Postgraduate Course: Critical approaches to Global Mental Health and Social Change (PGSP11562)
|School||School of Social and Political Science
||College||College of Arts, Humanities and Social Sciences
|Credit level (Normal year taken)||SCQF Level 11 (Postgraduate)
||Availability||Available to all students
|Summary||This course enables students to critically engage with key policy and practice debates in global mental health including: the framing of global mental health as a policy problem; the relationships between social, psycho-social, and biomedical interventions; marginality and intersectionality including gender and social inequalities; the role of communities in global mental health; impact of war and disaster; and poverty and development. This course will draw on inter-disciplinary global mental health literature including public health, medical anthropology, social work, psychology, international development, mad studies and transcultural psychiatry.
This course has two aims: to provide students with an understanding of key theoretical, conceptual and policy debates related to mental health and well-being in the 'global south' and to examine how these debates shape public health and social development interventions that address health, well-being and social change. The course draws on inter-disciplinary perspective integrating relevant knowledge from cultural psychiatry, medical anthropology, development studies, public health, and social work. Teaching will make use of case studies of innovative programmes, national and international policy reports, and ethnographic data from diverse contexts.
Sessions are divided into three blocks. The first block (sessions 1-3) will develop conceptual perspectives to help students assess the relevance, scope and importance of mental health and well-being. This will focus on a culturally contextualized exploration of key mental health concepts, consideration of the social and cultural determinants that shape mental health & well-being, and cross-cultural perspectives on illness experience.
The second block (sessions 4-6) will deploy these conceptual understandings to analyse and critique policy efforts to internationalize and globalize ideas about mental health, drawing on research and policy material from specific regions. These sessions will examine the relationship between 'community' and 'mental health' in national and international mental health policies, trace the emergence of the 'global mental health' movement, and consider the role of human rights and service-user/ 'survivor' movements in globalizing mental health.
The third block (sessions 7-10) will discuss ways of addressing mental health, well-being and social change through the use of relevant case studies from a variety of regional contexts. These sessions will develop critical perspectives on specific issues, for example, in humanitarian and conflict settings, the relationships between mental health, well-being and development, recovery oriented practice, working with marginal and stigmatized populations, and the potential for innovation grounded in local concerns and 'community participation'.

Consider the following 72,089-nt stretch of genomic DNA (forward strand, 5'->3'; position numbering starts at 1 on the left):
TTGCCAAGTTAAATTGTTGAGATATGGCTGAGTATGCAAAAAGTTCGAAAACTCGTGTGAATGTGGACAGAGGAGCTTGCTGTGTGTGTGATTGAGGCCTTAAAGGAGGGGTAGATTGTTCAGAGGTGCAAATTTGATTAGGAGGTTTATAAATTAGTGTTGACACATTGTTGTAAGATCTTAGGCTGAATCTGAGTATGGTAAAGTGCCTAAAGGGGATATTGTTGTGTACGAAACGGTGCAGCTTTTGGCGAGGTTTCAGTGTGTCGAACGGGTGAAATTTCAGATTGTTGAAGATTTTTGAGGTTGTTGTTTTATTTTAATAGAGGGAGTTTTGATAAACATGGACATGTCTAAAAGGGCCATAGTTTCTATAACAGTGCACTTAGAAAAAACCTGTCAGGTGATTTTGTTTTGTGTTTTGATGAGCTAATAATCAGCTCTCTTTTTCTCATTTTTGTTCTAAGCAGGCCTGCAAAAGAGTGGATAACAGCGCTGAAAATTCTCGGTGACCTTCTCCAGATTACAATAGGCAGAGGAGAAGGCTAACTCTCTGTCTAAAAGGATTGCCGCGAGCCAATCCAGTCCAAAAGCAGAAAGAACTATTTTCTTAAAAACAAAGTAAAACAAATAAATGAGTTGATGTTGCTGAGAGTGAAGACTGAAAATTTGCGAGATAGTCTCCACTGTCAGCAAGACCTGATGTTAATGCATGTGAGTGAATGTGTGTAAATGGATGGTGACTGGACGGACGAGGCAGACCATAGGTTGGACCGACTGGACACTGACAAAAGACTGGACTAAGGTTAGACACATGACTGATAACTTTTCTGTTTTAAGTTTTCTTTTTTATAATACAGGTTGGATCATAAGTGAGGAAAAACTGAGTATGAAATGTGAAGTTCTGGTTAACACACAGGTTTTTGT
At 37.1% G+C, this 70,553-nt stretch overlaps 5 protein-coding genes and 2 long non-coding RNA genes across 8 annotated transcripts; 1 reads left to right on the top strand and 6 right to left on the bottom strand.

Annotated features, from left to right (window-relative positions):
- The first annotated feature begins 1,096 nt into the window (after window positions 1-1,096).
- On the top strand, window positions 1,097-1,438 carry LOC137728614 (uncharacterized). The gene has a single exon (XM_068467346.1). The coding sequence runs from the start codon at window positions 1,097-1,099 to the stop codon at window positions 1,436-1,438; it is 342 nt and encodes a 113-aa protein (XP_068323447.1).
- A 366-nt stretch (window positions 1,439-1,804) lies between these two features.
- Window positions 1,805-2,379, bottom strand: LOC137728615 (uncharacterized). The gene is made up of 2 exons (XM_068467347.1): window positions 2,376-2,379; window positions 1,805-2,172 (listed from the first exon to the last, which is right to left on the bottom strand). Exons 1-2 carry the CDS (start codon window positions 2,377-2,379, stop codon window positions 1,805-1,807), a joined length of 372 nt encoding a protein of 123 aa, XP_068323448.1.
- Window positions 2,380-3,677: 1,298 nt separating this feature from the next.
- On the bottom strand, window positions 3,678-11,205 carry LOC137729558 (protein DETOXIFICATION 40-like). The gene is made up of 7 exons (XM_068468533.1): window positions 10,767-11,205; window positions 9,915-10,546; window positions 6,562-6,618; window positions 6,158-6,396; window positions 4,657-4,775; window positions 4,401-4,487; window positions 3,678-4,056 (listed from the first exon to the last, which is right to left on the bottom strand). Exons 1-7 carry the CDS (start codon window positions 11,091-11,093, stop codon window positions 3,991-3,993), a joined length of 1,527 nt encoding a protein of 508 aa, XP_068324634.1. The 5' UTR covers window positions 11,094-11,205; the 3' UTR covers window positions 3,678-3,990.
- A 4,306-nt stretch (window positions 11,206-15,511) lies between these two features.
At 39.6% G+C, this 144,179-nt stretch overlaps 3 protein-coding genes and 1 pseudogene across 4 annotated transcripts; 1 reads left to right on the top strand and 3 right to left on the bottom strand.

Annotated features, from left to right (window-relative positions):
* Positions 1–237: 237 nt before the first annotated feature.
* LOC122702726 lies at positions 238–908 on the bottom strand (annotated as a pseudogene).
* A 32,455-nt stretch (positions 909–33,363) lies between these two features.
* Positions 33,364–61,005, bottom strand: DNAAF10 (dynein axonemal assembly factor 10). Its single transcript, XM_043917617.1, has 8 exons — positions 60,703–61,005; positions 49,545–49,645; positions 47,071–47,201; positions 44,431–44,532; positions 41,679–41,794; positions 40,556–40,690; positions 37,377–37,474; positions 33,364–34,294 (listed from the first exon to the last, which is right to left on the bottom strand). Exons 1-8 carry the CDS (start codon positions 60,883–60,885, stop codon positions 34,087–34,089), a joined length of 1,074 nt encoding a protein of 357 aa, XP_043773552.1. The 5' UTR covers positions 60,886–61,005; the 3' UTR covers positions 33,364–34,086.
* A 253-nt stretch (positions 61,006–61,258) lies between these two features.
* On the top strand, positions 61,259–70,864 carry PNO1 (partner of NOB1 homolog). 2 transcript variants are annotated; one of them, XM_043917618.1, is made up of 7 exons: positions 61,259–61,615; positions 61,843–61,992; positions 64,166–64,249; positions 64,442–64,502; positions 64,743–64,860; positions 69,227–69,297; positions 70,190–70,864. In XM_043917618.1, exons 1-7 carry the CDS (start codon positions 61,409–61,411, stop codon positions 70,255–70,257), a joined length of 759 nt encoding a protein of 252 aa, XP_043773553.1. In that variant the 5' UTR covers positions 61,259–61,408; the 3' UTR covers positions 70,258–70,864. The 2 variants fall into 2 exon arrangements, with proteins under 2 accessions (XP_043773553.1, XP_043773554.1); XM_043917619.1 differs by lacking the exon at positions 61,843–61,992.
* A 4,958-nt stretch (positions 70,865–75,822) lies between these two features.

Entry Requirements (not applicable to Visiting Students)
||Other requirements|| None
Information for Visiting Students
|High Demand Course?
Course Delivery Information
|Academic year 2022/23, Available to all students (SV1)
|Course Start Date
|Learning and Teaching activities (Further Info)
Lecture Hours 10,
Seminar/Tutorial Hours 20,
Programme Level Learning and Teaching Hours 4,
Directed Learning and Independent Learning Hours
|Assessment (Further Info)
|Additional Information (Assessment)
||Essay: 70%, 3000 words
Group Project: 30%
||Feedback will be returned in 15 days for all assessed work. Students have the option of submitting an essay outline (unmarked).
|No Exam Information
On completion of this course, the student will be able to:
- Develop critical understanding of the historically and culturally contextualized nature of 'mental health', 'well-being' and related concepts
- Critically engage with current policy and academic debates on approaches to addressing global mental health, well-being and social change.
- Demonstrate conceptual understandings of how cultural and social factors shape mental health and well-being in the 'global south'.
- Apply knowledge to critically analyse innovative policies and practice that address mental health, well-being and social change in the 'global south'
|Ecks, S. (2011). Polyspherical Pharmaceuticals: Global Psychiatry, Capitalism, and Space. In J. Jenkins (Ed.), Pharmaceutical Self: The Global Shaping of Experience in an Age of Psychopharmacology (pp. 97-116). (School of American Reserach Advanced Seminar Series). Santa Fe: School for Advanced Research Press.|
Kirmayer, L. J., & Pedersen, D. (2014). Toward a new architecture for global mental health. Transcultural Psychiatry, 51, 6, 759-776.
Kohrt, B. a, & Harper, I. (2008). Navigating diagnoses: understanding mind-body relations, mental health, and stigma in Nepal. Culture, medicine and psychiatry, 32(4), 462¿91.
Mills C. (2016) Mental Health and the Mindset of Development. In: Grugel J., Hammett D. (eds) The Palgrave Handbook of International Development. Palgrave Macmillan, London. Access at: https://doi-org.ezproxy.is.ed.ac.uk/10.1057/978-1-137-42724-3_30
Read, U. M., Adiibokah, E., & Nyame, S. (2009). Local suffering and the global discourse of mental health and human rights: an ethnographic study of responses to mental illness in rural Ghana. Globalization and health, 5, 13.
White R., Jain S., Orr D., Read U. (eds) The Palgrave Handbook of Sociocultural Perspectives on Global Mental Health. Palgrave Macmillan, London.
|Graduate Attributes and Skills
|Course organiser||Dr Sumeet Jain
Tel: (0131 6)51 1463
|Course secretary||Mrs Beth Richardson-Mills
Tel: (0131 6)51 1659